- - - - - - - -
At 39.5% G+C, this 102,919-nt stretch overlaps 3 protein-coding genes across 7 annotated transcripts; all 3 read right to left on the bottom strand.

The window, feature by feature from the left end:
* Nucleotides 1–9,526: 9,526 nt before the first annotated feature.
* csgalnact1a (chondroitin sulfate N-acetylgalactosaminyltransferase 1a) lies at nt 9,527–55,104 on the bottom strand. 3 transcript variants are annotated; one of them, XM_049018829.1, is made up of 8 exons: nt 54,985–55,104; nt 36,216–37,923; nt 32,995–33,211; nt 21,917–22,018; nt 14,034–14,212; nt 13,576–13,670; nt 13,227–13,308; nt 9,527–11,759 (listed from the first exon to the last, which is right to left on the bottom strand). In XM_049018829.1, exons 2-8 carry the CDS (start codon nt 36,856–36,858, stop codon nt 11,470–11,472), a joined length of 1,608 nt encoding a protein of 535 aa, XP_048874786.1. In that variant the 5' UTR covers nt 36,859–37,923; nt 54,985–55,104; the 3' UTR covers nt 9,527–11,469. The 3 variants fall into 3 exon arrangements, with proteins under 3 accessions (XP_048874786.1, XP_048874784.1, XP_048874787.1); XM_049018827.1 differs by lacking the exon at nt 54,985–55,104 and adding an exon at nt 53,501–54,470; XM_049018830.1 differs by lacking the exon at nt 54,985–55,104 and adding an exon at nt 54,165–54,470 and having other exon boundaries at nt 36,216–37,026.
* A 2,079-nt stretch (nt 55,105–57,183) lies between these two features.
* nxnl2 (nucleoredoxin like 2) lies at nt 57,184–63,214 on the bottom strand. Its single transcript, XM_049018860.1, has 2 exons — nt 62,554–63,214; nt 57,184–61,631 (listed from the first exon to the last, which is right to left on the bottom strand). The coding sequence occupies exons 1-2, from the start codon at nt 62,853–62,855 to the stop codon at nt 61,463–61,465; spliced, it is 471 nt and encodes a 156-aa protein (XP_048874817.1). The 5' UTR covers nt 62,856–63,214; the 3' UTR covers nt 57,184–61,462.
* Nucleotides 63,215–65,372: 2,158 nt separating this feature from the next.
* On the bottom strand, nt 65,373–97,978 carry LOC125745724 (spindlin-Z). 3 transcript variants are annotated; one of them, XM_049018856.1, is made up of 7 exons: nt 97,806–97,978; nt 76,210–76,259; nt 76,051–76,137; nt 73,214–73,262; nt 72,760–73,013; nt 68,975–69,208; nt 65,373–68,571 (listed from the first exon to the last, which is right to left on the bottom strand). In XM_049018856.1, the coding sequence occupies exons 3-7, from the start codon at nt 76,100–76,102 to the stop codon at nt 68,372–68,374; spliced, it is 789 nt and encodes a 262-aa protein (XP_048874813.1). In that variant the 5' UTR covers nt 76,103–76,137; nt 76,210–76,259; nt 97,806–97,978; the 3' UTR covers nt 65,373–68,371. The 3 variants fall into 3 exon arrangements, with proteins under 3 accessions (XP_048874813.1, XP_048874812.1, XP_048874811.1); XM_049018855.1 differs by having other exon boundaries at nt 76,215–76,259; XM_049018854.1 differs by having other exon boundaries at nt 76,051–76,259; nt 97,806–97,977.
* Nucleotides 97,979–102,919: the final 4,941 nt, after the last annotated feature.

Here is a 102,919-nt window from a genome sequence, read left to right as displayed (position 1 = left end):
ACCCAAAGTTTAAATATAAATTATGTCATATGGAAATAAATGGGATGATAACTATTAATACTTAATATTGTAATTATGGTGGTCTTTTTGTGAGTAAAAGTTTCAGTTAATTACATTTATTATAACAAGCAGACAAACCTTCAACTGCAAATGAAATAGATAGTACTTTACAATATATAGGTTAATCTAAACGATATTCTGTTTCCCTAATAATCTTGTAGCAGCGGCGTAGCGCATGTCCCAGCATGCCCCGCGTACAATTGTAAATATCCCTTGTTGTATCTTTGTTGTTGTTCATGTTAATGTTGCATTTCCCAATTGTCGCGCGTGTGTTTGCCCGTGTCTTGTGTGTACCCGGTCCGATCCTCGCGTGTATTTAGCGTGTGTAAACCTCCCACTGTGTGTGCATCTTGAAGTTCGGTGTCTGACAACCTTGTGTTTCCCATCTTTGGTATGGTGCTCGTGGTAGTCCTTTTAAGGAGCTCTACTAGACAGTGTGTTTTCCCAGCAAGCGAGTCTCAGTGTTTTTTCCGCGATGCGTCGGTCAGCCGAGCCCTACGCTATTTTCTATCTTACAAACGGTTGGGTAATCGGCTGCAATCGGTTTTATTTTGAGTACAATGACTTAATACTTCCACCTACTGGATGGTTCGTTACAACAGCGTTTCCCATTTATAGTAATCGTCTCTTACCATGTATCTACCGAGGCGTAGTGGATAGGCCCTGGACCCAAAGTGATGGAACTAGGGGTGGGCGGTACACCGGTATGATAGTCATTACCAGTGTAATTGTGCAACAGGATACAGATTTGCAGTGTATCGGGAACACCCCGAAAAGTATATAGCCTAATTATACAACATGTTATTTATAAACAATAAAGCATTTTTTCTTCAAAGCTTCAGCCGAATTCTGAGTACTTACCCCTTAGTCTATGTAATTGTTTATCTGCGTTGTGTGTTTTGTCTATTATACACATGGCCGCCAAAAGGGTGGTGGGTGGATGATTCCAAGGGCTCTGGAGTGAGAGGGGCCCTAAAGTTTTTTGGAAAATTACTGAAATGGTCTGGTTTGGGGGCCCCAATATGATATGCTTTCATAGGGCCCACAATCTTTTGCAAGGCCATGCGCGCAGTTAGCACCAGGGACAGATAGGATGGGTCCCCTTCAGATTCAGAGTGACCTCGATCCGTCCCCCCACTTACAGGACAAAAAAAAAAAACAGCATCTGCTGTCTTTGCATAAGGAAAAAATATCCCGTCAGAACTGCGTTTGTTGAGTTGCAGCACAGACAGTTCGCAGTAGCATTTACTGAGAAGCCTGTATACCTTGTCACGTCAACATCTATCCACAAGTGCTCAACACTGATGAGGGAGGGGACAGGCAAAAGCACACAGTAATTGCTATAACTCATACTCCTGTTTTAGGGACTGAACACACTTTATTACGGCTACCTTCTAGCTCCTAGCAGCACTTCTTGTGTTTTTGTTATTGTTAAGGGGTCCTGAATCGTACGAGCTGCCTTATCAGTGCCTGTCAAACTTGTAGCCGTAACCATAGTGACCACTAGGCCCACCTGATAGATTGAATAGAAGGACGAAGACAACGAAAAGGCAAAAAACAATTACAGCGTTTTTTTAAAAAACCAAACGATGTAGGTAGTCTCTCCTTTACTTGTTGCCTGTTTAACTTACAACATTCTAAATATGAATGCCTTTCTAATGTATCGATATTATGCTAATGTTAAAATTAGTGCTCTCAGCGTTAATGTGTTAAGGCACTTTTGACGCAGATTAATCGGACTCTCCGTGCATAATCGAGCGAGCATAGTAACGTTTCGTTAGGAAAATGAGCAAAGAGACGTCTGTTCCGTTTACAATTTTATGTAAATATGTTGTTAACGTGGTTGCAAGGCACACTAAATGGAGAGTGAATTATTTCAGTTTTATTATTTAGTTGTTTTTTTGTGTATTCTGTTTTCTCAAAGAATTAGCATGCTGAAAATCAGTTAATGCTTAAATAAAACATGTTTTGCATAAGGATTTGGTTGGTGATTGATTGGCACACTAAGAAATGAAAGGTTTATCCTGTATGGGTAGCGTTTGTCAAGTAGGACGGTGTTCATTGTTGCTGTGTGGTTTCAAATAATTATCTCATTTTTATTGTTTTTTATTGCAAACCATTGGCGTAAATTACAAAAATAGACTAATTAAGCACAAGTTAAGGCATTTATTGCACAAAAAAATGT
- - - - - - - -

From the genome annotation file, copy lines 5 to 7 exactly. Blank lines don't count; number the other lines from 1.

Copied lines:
* A 2,079-nt stretch (nt 55,105–57,183) lies between these two features.
* nxnl2 (nucleoredoxin like 2) lies at nt 57,184–63,214 on the bottom strand. Its single transcript, XM_049018860.1, has 2 exons — nt 62,554–63,214; nt 57,184–61,631 (listed from the first exon to the last, which is right to left on the bottom strand). The coding sequence occupies exons 1-2, from the start codon at nt 62,853–62,855 to the stop codon at nt 61,463–61,465; spliced, it is 471 nt and encodes a 156-aa protein (XP_048874817.1). The 5' UTR covers nt 62,856–63,214; the 3' UTR covers nt 57,184–61,462.
* Nucleotides 63,215–65,372: 2,158 nt separating this feature from the next.